It is a social and cultural pathology that traces back 400 years, to the inability of the black African male to resist enslavement, a total defeat of his manhood. This involved centuries of standing aside and passively observing white slave masters borrowing their women for sexual pleasure. Black women have, of course, always been more welcome in white America than black men, which is the basis of the black matriarchal tradition. Abraham Lincoln emancipated the slaves with a civil war and a stroke of a pen, but he could not so easily restore the lost manhood of the black male. This has continued to the present moment via the destruction of the black family by a welfare system designed by paternalistic white politicians of both political parties. The system invited unemployed black husbands and fathers to abandon their wives and children, who could then get the cash and care that their men could not provide. Where it exists, the verbal and physical abuse of black men toward their women has been characteristic of this cultural pathology. (The welfare state's perverse incentives have, of course, produced similar characteristics among white men.) It has been especially evident among black athletes, the most physical of men. Jack Kemp, who spent a career in close quarters with black football players, says he could never get over the abusive way so many of them discussed their women -- as if constantly to prove to each other they were in control, not emasculated by their women. The black women of the O.J. Simpson jury knew well enough that his physical abuse of his wife was no indication of a capacity to murder, contrary to how it must have struck Marcia Clark, his white prosecutor.

This is the cultural deficiency that Louis Farrakhan, the leader of the Nation of Islam, has tapped into and seeks to rectify with his Million Man March. He advertises it as "a day of atonement" by black men for their treatment of their women. It is much more than that. Think rather of an assertion of black manhood and I believe you will come closer to understanding what is going on here. Why an Islamic leader? As a venue to make this secular statement, none of the mother churches of the Christian faiths was adequate. The Islamic center of gravity is masculine and patriarchal. From the white perspective, particularly from that of the American Jewish community, Farrakhan seems an extremist. From the black perspective, he is clearly viewed by both ardent supporters and fervent critics as a man drawing close to the center of black thinking, a father figure of scrupulous, even rigid moral example, but a fiery and righteous one, who would reach for the sword rather than turn the other cheek. The Rev. Jesse Jackson, the most important black leader in America in the lineage of Dr. King, will march with Farrakhan, knowing Farrakhan is filling a void that he cannot. At least for the time being, until an electable political leader emerges from this movement, Farrakhan today will be anointed by a significant fraction of black Americans as their leader for this new day of black development and progress. White Americans wonder if this is a man to be feared. "A million black men marching in Washington scares the hell out of me," a wise leader in the American Jewish community told me Friday, when I called him to talk about it. Yet his philosophical tone suggested he was not afraid at all. "It should be no surprise that Farrakhan has risen to the top. It has been in the cards for a long time."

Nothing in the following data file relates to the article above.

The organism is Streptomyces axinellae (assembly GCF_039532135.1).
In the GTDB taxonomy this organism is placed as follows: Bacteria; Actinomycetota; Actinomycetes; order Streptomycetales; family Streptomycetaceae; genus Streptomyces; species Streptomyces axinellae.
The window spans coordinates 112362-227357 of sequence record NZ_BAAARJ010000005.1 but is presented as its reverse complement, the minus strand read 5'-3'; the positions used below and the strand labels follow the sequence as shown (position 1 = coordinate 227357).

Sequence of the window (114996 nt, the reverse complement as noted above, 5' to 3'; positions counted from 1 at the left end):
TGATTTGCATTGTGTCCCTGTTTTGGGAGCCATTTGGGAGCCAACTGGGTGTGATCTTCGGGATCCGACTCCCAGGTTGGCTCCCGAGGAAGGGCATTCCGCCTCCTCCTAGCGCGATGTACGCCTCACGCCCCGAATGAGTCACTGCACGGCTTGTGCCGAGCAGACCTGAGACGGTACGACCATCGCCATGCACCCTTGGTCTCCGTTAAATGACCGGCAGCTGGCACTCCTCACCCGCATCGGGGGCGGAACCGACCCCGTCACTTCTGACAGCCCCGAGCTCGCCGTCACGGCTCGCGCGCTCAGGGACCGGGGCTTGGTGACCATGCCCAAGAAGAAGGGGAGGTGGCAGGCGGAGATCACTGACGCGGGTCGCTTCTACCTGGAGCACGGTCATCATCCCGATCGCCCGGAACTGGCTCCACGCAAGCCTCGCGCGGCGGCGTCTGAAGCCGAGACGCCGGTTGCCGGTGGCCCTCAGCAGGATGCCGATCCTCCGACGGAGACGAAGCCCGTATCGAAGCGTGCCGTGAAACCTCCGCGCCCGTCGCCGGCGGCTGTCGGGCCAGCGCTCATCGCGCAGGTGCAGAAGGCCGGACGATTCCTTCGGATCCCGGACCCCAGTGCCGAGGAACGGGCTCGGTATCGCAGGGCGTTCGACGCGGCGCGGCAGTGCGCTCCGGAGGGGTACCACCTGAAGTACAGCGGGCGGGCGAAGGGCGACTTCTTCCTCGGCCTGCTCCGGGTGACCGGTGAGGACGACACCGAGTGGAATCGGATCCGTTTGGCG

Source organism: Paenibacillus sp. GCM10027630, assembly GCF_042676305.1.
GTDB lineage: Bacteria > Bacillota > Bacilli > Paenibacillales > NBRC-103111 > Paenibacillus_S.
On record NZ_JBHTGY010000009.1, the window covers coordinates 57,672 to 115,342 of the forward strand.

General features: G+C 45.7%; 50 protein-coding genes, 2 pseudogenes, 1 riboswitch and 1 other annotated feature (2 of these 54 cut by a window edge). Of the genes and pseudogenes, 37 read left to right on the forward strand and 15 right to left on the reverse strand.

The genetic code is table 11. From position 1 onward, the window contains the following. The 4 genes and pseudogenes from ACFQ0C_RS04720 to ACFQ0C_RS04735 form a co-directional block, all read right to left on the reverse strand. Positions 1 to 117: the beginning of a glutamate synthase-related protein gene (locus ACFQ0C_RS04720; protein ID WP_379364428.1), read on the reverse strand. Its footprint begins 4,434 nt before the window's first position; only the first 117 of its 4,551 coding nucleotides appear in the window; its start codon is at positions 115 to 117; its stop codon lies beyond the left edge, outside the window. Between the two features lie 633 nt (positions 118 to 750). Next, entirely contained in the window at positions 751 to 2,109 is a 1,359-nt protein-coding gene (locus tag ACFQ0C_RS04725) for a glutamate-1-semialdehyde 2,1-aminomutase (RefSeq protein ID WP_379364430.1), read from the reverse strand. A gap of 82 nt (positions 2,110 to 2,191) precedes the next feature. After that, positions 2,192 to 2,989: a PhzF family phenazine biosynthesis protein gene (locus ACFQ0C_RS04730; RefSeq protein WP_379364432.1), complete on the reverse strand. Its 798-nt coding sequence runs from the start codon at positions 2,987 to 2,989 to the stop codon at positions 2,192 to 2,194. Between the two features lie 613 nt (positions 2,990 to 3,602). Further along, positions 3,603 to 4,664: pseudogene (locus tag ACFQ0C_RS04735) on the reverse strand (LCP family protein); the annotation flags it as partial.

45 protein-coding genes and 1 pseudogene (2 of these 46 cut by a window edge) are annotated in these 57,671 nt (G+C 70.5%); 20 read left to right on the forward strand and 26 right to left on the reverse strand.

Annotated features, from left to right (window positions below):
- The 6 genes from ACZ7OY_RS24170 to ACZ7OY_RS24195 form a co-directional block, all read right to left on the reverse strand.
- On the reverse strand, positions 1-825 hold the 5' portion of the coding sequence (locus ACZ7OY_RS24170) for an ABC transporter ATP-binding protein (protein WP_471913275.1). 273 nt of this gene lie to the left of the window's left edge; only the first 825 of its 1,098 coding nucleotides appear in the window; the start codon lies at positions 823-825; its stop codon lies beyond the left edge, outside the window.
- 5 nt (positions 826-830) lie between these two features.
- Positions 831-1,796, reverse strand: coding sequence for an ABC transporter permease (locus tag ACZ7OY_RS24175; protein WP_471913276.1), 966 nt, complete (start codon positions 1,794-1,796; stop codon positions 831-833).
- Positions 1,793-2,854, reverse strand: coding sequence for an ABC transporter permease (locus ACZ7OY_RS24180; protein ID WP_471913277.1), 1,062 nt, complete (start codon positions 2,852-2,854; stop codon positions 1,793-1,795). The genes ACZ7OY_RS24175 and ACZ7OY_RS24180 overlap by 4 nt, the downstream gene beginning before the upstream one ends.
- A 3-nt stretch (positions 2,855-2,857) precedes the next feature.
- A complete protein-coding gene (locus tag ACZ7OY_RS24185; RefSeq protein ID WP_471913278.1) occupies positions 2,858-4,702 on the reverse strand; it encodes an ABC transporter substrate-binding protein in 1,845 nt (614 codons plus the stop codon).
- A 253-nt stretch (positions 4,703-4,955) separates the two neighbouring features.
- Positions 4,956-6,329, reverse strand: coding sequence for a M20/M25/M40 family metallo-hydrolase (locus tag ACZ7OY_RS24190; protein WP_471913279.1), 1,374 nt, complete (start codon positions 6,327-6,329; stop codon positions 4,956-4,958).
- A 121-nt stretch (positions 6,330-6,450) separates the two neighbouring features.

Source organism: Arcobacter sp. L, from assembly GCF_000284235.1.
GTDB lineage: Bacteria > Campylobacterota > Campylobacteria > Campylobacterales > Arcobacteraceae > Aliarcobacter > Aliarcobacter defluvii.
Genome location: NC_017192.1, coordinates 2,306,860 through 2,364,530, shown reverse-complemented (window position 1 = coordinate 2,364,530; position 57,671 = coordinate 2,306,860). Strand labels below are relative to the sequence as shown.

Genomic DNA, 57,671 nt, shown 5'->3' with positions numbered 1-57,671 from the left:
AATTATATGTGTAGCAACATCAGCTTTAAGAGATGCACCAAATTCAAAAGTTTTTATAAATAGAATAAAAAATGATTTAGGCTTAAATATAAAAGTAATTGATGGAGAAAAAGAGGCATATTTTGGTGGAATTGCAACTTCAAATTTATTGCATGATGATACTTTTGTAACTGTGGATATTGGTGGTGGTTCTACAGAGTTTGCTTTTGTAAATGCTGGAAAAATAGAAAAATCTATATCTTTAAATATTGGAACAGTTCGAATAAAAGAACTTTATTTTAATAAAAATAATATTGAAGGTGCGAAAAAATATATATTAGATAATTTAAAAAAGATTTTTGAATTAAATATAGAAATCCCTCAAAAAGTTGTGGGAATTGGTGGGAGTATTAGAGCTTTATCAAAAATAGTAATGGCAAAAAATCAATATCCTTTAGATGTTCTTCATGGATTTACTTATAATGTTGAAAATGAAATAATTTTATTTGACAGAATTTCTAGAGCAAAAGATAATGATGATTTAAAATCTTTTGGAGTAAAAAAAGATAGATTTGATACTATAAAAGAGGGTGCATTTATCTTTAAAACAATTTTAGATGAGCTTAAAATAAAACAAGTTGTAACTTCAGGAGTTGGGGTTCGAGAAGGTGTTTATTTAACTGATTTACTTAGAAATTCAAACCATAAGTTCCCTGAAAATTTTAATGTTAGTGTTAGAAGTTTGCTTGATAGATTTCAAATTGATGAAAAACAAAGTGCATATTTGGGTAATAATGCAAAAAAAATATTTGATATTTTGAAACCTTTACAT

Why now? In my commentary after the Simpson trial, "Four Black Men," I wrote of four others who have come center stage, one at a time, in this critical national conversation about the racial divide -- Mike Tyson, Clarence Thomas, O.J. Simpson and General Colin Powell. It is Farrakhan's turn to move the conversation along, and in that sense he is not to be feared at all. It is Farrakhan who must surround himself with bodyguards. His predecessor in this cultural initiative on behalf of the black man, Malcolm X, did not protect himself, and was assassinated before he could get very far. Farrakhan's mission is to transform the perception of the black male, an animal species, into the black man, a civilized species, one who restrains his dark impulses, who treats his woman with respect, who not only provides for his children, but also is there to teach them the spiritual values and secular rules of God and man. It is not realistically possible to do this singly, one man at a time. It may be that the chemistry and the time is now right to do it en masse, with at least tens or hundreds of thousands of black men bonding together in their nation's capital, all others watching either in support or in suspicion. If he succeeds in his mission, Farrakhan will have narrowed the racial divide in America, with black men becoming more politically effective, but less threatening physically to their fellow Americans, white and black. We should even be able to observe a decline in the black crime rate after this Contract Among African Americans.

In recent days, I have found myself wondering with black and white friends who are deeply offended or suspicious of Farrakhan if he is really a racist separatist and bigoted anti-Semite, which is what appears at first glance in his deliberately inflammatory rhetoric. More often, I hear a language of black identity, not separatism, a message aimed more at economic and social divisions than racial or cultural classes. There was a time when he seemed to call for an intense black separatism, but it is really a more interesting and subtle idea that I've gotten from listening to him, as I did to Malcolm X. Where Martin Luther King's matriarchal sense of community led him to proclaim integration of the races as the primary goal of black Americans ("I have a dream"), Farrakhan insists this is an impractical goal, a demeaning one that in any case cannot be reached straightaway, a goal that should be put aside. The primary goal should not be for blacks to aspire to white society, any more than it was a primary goal of my immigrant grandparents, from Lithuania, Poland and the Ukraine, to dream of living amidst those other ethnic communities that had settled before, from England and Germany, Scotland or Scandinavia. The primary goal was always self-fulfilment, the realization of individual potential in the Land of Opportunity. It was presumed that individual achievement would open most doors, although there was not much thought of entry to private clubs or High Society. If it happened, it happened.